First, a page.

Album Review: Black Mountain – IV

Vancouver outfit take on a new, infinitely more astral body




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    Black Mountain’s newest album, the aptly (and Black Sabbath-­y) titled IV, starts exactly as it should: an eight-minute-long, wandering, twisting jam that builds from a single, repeated note. This is, of course, the Vancouver­based band’s fourth album, and their first since 2010’s Wilderness Heart. While that record was by no means bad, it was the weakest in their catalog. Their 2005 self­-titled debut will likely never be topped in terms of the band’s cohesion and creativity: It’s a gritty, barebones record with fabulous, tight songs that stick in your brain for days. Then, on 2008’s In the Future, the band explored the deeper creases of their sound, and their experiments expanded onto a double ­LP of fuzz and fury.

    But with the very first song of Wilderness Heart, it was clear that something had turned sour. Stephen McBean and co. were exploring once more, but not into the halls of Blue Cheer and Hawkwind, but rather the poppier side of that ’70s sound. They had dropped in not far from the likes of Cage the Elephant and equally as drab radio rockers. And while that album reaches some seriously great heights, I’ll rarely put it on my turntable, opting for one of their more consistent records.

    So when I say that “Mothers of the Sun” starts the band’s latest album off exactly as it should, I mean that it signals a return. This new album’s opener unfurls the band’s wings again as they soar into the weird and wondrous. What follows is probably Black Mountain’s most experimental record, a record full of sparse, moody arrangements that lean heavily on the the band’s burgeoning love of synths. An instrument that was always hanging in the background of their earlier records, the spacey sounds of swirling keys now take the driver’s seat on many of the songs, droning through long passages in “(Over and Over) the Chain” or moonwalking under “Defector”. It’s an interesting new wrinkle, the group’s sound now skewing closer to middle­ era Pink Floyd than the “Stones­ introduced­ to­ Sabbath­ by ­Grace­ Slick” vibe of their earliest work. Just as Sabbath’s Vol. 4 was the band’s most interesting and exploratory work, Black Mountain’s IV is too a watermark for the band.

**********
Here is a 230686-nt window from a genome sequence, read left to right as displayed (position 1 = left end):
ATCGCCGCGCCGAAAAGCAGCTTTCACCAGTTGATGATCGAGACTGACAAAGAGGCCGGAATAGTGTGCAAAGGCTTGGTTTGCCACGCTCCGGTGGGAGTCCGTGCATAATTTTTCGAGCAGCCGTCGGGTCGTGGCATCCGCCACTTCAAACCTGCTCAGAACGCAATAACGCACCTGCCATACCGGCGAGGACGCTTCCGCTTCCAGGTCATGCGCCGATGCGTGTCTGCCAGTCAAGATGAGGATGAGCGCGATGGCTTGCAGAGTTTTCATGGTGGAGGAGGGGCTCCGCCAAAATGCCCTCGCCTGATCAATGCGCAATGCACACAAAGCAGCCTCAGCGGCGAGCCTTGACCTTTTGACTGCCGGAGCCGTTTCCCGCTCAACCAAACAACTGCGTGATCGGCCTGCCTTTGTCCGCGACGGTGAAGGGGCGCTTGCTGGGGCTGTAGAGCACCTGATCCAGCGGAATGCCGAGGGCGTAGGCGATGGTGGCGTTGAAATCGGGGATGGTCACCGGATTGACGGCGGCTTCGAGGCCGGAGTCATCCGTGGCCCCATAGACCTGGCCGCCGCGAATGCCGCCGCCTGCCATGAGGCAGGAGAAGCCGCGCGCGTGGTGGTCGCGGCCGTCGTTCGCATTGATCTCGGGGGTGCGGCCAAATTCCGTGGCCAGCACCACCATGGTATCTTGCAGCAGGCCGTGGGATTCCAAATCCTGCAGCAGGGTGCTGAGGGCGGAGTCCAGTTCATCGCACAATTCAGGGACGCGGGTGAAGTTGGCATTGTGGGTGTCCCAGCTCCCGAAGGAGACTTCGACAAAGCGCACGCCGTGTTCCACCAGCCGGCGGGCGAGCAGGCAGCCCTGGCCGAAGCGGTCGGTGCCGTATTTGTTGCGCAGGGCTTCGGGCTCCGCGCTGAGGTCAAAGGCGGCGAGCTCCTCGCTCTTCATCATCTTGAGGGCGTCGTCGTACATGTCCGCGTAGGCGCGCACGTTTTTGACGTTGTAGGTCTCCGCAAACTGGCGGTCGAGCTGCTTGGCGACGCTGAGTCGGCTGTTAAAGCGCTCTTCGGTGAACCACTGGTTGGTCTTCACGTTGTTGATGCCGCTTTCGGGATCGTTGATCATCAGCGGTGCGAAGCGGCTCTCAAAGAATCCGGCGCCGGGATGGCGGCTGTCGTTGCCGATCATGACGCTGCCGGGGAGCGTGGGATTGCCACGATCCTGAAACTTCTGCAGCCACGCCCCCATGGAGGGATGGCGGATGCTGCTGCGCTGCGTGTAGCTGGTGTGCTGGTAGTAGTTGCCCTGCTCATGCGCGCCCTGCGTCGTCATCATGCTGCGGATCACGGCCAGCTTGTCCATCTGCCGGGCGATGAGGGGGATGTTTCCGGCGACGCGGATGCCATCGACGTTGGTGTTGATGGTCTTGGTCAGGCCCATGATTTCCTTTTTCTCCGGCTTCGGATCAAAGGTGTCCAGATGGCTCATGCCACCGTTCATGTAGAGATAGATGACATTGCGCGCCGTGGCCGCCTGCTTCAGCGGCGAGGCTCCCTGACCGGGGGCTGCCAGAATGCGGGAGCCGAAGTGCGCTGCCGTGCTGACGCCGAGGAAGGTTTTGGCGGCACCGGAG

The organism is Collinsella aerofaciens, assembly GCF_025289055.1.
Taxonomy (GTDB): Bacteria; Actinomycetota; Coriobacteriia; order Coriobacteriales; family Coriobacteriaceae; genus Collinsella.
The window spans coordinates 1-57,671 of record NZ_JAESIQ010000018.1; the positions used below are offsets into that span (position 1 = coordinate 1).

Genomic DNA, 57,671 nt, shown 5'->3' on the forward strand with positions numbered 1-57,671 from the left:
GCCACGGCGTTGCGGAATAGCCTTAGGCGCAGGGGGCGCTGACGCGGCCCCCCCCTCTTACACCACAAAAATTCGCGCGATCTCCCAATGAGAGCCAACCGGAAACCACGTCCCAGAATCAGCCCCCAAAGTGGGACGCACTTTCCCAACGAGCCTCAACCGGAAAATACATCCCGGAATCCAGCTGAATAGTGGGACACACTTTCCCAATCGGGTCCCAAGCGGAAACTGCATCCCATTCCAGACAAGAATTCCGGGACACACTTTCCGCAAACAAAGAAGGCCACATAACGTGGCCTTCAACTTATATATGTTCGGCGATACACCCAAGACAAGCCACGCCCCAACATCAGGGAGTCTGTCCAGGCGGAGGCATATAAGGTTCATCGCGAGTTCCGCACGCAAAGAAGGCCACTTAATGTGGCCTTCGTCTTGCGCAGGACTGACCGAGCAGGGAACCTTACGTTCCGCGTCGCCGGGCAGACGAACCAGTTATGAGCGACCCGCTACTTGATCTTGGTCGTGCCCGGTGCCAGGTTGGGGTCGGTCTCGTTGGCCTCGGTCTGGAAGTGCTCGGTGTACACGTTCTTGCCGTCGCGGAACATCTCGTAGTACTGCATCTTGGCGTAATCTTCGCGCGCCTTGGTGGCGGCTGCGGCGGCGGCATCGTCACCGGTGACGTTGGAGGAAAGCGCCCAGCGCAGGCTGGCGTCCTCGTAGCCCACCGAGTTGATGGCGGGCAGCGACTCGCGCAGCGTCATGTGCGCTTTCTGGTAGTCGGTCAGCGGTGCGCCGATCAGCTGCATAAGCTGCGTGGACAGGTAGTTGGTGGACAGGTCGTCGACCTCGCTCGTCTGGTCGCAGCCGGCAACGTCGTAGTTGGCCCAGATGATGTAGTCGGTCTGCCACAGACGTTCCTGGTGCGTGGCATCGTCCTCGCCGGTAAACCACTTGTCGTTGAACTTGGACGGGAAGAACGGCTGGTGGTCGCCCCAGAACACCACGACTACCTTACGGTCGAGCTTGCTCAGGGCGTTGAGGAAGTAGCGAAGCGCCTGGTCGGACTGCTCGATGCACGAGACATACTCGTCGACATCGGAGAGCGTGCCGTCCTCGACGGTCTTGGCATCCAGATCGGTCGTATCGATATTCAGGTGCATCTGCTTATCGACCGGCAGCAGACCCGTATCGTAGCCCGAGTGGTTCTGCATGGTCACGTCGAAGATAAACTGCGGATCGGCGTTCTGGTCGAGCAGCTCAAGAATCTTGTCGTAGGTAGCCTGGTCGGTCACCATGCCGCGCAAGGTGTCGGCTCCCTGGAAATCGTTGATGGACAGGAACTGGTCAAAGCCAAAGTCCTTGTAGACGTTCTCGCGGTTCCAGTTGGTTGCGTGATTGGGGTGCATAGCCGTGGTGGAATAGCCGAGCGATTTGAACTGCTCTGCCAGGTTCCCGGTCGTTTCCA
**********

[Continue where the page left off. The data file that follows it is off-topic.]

These tracks will allow them to stretch their muscles live and give the listener something serious to chew on in between rock and rollers like “No Satisfaction” and “Modern Music”. The songs on IV are massive, cosmic things, beautiful in their own right, even if the synths can occasionally sound a little cheesy. That cheese is the drawback of leaning so heavily on an instrument with such an established connotation. Bands like Black Mountain sound purposely dated­­ — they’re referencing music that is long gone from the world of popular culture and they’re doing so in a self­-aware manner. But when you flirt as intimately with the past as they do, you run the risk of that self-awareness dipping into silliness.

    “Constellations” is guiltiest of this crime, with its KISS cock­-rock groove adding to the cheesy Rush­-like keys. But then there are also songs like “Cemetery Breeding” that call up visions of Echo & the Bunnymen or New Order in their warbling, darkly despairing use of the instrument, or the meditative pair of album closers “Crucify Me” and “Space to Bakersfield” that capitalize on the band’s newfound ability to lean back and stare at the stars with long, expressive chord changes and swells of atmospheric drones. So, call any of the weirder moments growing pains as the band gets comfortable in their new, infinitely more astral body.

    Essential Tracks: “Mothers of the Sun”, “Cemetery Breeding”, and “Over and Over (The Chain)”


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